Comparing yourself to others makes you vulnerable to shame
Thumbing through my sixth grade diary, a thoroughly miserable year, I found this quote I had typed and pasted on the page. “I used to cry because I had no shoes until I met a man who had no feet.”
Obviously, this gave me some comfort. But comparing our suffering to that of others only offers temporary relief at best. Maybe it helped me on some days to think about footless people, but on other days I’d think about the girls in my class who had all their body parts plus boyfriends, and I’d feel worse.
That’s how it works when your mind gets wrapped around comparisons. You are terrified about your son’s future and ashamed that he’s back on parole, so you get some relief when you meet a mother whose kid is in deeper trouble than yours. But tomorrow you will meet a mother who introduces you to her three beautiful daughters, beaming with good health–Sarah, the Guggenheim scholar, Anna, the neurosurgeon on the faculty of Harvard Medical school, and Julie, the astrophysicist who is fluent in Spanish, Bengali, and Russian and has just finished her second novel while on maternity leave from her prestigious job at NASA.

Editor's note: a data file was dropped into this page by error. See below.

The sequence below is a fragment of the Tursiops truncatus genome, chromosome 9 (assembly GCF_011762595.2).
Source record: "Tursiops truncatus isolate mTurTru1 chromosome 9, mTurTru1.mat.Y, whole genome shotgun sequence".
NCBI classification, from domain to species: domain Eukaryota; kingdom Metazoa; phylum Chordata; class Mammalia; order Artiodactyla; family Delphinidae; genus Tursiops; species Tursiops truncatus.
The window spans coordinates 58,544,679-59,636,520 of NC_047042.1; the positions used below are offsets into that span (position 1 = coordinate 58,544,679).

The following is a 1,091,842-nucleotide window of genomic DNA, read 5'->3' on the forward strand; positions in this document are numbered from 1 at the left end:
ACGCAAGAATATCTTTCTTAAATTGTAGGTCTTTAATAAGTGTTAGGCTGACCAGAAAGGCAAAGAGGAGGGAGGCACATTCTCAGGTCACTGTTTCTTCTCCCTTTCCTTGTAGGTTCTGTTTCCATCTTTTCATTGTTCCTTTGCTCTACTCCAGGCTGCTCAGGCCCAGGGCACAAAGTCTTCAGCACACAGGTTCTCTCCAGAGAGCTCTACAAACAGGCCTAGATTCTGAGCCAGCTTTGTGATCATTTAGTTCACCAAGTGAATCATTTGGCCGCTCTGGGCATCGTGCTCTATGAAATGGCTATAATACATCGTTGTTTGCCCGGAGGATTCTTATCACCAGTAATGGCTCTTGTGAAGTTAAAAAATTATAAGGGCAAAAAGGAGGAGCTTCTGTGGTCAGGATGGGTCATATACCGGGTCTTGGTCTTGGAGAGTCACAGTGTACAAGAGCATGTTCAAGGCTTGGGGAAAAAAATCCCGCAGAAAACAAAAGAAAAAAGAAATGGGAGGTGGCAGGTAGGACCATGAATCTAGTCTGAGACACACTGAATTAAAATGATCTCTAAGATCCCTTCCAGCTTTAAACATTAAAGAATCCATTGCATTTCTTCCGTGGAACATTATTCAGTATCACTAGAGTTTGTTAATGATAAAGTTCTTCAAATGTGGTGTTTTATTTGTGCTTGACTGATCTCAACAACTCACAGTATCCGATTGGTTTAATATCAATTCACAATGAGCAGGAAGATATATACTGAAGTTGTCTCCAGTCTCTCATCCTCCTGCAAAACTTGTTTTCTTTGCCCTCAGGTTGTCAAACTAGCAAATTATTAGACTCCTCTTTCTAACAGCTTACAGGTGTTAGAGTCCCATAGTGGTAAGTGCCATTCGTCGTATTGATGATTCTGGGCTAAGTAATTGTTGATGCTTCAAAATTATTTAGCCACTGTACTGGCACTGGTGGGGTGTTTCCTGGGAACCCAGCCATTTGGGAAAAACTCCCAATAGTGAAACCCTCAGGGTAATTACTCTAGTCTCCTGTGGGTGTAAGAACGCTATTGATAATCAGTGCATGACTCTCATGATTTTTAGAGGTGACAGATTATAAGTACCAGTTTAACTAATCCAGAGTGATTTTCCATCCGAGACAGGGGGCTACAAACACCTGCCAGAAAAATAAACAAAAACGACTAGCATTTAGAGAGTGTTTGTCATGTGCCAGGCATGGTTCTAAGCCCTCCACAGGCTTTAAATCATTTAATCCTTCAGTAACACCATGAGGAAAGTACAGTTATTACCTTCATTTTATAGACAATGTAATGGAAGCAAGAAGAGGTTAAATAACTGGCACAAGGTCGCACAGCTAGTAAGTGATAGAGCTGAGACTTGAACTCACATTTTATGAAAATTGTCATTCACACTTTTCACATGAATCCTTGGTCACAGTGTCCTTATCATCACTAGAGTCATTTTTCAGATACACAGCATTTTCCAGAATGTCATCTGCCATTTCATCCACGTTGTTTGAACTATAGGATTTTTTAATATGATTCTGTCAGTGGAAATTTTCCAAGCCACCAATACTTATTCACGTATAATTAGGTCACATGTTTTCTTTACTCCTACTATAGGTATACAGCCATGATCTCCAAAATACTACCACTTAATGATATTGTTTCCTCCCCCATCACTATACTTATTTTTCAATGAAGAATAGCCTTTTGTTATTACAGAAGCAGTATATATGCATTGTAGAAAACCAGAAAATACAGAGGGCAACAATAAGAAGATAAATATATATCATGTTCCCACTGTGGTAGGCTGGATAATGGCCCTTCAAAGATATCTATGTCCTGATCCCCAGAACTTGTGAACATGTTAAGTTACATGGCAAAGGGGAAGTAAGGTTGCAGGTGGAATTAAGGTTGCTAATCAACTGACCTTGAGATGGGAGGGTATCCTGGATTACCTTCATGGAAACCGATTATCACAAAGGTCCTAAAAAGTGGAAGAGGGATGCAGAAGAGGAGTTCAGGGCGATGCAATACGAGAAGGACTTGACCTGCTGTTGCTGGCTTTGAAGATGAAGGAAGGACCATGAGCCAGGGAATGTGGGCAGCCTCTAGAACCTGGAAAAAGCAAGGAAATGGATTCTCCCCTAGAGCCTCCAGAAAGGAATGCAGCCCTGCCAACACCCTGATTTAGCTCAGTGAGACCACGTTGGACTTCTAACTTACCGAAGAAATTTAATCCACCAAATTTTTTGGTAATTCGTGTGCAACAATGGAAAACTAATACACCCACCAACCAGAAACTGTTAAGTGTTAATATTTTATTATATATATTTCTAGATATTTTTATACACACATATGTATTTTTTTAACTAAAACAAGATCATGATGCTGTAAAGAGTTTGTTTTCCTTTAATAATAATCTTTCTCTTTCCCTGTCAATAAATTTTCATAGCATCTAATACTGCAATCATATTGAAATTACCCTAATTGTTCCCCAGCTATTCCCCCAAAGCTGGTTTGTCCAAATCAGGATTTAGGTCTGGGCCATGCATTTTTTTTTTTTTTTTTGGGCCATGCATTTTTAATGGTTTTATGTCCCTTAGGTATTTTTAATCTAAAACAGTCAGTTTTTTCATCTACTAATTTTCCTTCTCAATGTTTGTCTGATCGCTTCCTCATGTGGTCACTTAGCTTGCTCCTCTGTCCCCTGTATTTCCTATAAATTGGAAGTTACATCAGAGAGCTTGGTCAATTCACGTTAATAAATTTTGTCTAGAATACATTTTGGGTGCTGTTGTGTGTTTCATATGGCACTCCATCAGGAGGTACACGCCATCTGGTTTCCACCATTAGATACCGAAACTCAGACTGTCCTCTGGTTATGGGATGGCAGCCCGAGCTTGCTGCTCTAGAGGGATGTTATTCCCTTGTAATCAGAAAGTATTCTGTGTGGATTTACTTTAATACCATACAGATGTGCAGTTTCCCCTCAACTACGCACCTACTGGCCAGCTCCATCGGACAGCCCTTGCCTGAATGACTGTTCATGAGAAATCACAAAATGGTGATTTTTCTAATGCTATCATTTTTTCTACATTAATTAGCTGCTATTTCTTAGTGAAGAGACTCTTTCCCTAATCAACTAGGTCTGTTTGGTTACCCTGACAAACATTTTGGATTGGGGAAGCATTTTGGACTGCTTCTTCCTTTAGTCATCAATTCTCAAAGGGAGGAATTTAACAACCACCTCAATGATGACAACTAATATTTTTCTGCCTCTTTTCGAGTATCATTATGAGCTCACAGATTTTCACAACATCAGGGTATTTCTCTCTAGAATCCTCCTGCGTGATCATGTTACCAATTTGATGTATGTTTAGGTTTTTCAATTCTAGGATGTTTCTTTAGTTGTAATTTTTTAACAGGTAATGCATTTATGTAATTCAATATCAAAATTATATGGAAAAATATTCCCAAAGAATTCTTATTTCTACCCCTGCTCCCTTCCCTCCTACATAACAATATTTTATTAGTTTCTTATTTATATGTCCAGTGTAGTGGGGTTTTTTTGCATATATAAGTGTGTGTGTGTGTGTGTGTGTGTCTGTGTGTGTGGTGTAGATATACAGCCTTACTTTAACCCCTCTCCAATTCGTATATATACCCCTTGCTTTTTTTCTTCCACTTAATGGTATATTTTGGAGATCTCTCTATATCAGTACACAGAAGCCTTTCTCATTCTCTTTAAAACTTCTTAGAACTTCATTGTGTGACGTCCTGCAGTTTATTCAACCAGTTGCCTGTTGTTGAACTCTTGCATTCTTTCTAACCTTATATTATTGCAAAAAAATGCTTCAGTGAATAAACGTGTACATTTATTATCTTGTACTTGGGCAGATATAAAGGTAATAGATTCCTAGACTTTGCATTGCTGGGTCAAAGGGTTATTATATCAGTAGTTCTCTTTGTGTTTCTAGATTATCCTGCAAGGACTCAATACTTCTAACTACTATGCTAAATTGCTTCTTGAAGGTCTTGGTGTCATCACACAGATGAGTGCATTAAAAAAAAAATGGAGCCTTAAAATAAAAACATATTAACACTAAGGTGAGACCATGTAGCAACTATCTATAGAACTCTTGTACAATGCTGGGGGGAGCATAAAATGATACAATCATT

Of course, that family’s good luck can change on a dime. They could be killed together in a van on the way to their splendid summer home on Cape Cod. The unpredictability of life may also reassure you, as may the fact that many people who “look good” and have all the outer trappings of happiness, are far more miserable than people who have “nothing.”
We don’t have access to the emotional experience of those folks we are convinced have perfect lives. But ultimately the reassurances that come from any type of comparative ranking will offer you only the same temporary comfort as eating a hot fudge sundae or an entire box of Kraft macaroni and cheese.
Hanging on to comparisons as a way to lift yourself up will ultimately bring you down. Comparisons bred shame, and feelings of inadequacy can overwhelm you measure yourself against others or by the media images that surround you. You’re not healthy, beautiful, thin, rich or productive enough. There’s something wrong with you for not being more emotionally or physically “fit.” You are essentially flawed because you have too much bad stuff happening to you, and you’re not “getting over it” in the prescribed amount of time or the way other people seem to.
We have nobody’s life to live but our own. From any larger perspective, be it evolutionary,religious or spiritual, we are all here for a very short time, less than an eyeblink in the broad scheme of things, whether we die at age one or one hundred. We are all beautiful and essentially flawed human beings. In the words of Elisabeth Kubler-Ross put it, “I’m not okay, you’re not okay and that’s okay.”